i watched this film as a 14 year old in in 1985, it scared me to death I have never forgotten it and feel I need to watch it again as an (old) adult to exorcise it!!!!! I need to write some more for my comment to be accepted. so I need to tell you that I am now 44 but I have never forgotten this film that scared me to death when I was a teenager i year after the death of my father an supposedly the man of the household. I watched it with my younger sister who I hope was no effected in the way that I was. If she was she never mentioned it maybe I was just a wimpy scared kid. Either way, I still remember this film some 30 years later!
Crowhaven Farm is one of the greatest witch movies ever made. It's up there with "Horror Hotel" (1960) (original British title "The City Of The Dead"). Both films explore the possibility that executed witches come back in contemporary times to wreak vengeance upon the descendants of those who executed them in 1692. Hope Lange is great as the reincarnated Meg Carey, trying desperately to escape the witches wrath as she and her husband (magnificently played by Paul Burke) try to have a baby. After she spends a night at the apartment of a friend (played by the usually devious Lloyd Bochner) she does, indeed, become pregnant. Burke, suspecting infidelity, (which did not happen, by the way) goes after Bochner with the usual jealous intent, all against a backdrop of witchcraft. What does young Jennifer Lewis, a spoiled, bratty, ten-year-old (played to the hilt by Cindy Eilbacher) and her aunt, Mercy Lewis (played by Virginia Gregg, a severely underrated actress of immense talent), and Felicia, played by the great Patricia Barry, all have to do with the witches? Viewers will be sitting on the edge of their seats right up to the exciting climax to find out.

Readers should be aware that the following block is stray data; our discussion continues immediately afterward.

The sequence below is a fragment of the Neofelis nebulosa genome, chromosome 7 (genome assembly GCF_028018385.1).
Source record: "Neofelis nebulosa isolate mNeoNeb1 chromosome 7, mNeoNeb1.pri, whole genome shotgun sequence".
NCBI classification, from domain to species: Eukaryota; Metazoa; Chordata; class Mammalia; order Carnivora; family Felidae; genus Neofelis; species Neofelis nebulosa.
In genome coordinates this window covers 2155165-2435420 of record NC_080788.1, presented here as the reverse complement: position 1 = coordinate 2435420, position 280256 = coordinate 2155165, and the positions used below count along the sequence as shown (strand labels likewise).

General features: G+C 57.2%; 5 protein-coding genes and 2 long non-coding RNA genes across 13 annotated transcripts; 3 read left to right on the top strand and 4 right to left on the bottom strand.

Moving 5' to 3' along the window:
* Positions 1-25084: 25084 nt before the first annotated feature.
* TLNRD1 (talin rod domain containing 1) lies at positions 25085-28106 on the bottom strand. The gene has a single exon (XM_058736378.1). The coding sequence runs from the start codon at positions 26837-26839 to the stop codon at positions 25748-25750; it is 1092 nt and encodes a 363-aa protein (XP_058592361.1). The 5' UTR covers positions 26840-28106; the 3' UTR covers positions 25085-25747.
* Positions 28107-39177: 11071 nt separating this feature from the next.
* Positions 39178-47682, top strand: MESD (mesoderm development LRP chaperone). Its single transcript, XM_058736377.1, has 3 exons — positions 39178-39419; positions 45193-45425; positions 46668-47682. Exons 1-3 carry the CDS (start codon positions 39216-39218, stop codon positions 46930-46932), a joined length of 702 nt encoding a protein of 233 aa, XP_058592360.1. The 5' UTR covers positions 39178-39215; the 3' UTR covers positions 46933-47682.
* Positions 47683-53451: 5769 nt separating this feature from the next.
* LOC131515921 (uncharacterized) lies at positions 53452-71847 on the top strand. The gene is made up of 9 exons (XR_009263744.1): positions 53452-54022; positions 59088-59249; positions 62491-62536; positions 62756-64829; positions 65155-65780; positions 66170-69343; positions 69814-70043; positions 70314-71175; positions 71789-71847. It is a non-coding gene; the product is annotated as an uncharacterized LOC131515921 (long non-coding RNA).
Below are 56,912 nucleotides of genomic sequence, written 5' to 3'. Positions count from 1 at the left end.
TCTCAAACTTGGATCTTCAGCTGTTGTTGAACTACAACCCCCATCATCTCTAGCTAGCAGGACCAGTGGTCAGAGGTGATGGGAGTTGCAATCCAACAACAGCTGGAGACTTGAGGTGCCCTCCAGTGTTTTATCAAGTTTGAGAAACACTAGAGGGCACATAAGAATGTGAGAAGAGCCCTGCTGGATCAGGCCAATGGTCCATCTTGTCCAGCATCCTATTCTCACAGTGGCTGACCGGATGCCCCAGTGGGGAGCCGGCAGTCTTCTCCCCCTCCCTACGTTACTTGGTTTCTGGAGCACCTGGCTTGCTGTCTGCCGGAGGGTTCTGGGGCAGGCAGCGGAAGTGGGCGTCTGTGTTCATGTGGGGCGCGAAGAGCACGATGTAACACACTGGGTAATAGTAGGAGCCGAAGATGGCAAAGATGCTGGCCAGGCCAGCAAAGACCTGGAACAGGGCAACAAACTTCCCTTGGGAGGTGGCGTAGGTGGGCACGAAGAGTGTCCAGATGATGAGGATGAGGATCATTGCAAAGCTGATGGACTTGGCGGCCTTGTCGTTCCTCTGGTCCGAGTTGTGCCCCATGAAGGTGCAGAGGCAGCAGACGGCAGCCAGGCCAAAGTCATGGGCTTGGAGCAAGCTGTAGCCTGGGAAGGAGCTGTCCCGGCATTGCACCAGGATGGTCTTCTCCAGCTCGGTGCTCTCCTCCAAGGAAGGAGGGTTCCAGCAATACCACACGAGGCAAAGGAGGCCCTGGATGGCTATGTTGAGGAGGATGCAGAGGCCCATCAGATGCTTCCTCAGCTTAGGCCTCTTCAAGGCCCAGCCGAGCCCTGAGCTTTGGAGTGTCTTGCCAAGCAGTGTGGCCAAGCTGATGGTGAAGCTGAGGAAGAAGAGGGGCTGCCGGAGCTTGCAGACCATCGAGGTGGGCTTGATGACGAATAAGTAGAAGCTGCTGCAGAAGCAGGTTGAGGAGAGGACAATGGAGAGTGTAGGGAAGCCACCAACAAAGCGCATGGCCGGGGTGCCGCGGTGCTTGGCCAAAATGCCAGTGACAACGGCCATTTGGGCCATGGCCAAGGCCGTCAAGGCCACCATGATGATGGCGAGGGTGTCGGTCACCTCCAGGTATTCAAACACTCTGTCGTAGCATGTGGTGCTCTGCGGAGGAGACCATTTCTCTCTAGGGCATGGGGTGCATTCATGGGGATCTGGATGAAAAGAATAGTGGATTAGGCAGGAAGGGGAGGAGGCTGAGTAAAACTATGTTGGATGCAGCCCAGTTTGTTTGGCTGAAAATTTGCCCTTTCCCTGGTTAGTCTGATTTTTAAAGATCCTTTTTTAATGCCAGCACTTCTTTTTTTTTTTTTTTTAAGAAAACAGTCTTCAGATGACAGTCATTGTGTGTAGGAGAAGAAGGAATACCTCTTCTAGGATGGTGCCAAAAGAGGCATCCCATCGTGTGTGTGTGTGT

*** This review may contain spoilers ***
Maggie Porter (Hope Lange) inherits some property from distant
relatives, causing her and her Husband, Ben, to pack up their lives and
move into the isolated farm. Immediately upon arrival, Maggie can't
shake the feeling that she's been there before. She knows where the
secret doors are hidden and even begins recalling past-life memories.
Turns out.. Not only is the land haunted, but a coven of witches have
something planned for one of them. If that wasn't bad enough
creepy little orphan, pacts with the devil, And John Carradine.. being
creepy as usual
And you got yourselves a story for a creepy, unknown,
The acting was surprisingly well-done Especially for a made-for-TV movie. I can't really vouch for Carradine's performance, because EVERY SINGLE FILM I've seen him in He plays the same creepy man. I consider Hope Lange and Paul Burke performances to be slightly above average But in all honesty.. They could have been Oscar-Worthy and nobody would have known. Just about everyone was out-shined by Cindy Eilbacher, who played the Creepy-As-Hell Bipolar Orphan Girl.
At first I was kind of disappointed that this was not the typical haunted house flick. I was in the mood for some atmospheric horror film that didn't rely on CGI or jump scares. Most of the 'scares' are off screen. If you don't have much imagination Or hate pacing that wasn't developed for the ADHD Generation You will be disappointed. And for God sakes When will people learn to NEVER BUY A HOUSE IF JOHN CARRADINE IS INVOLVED!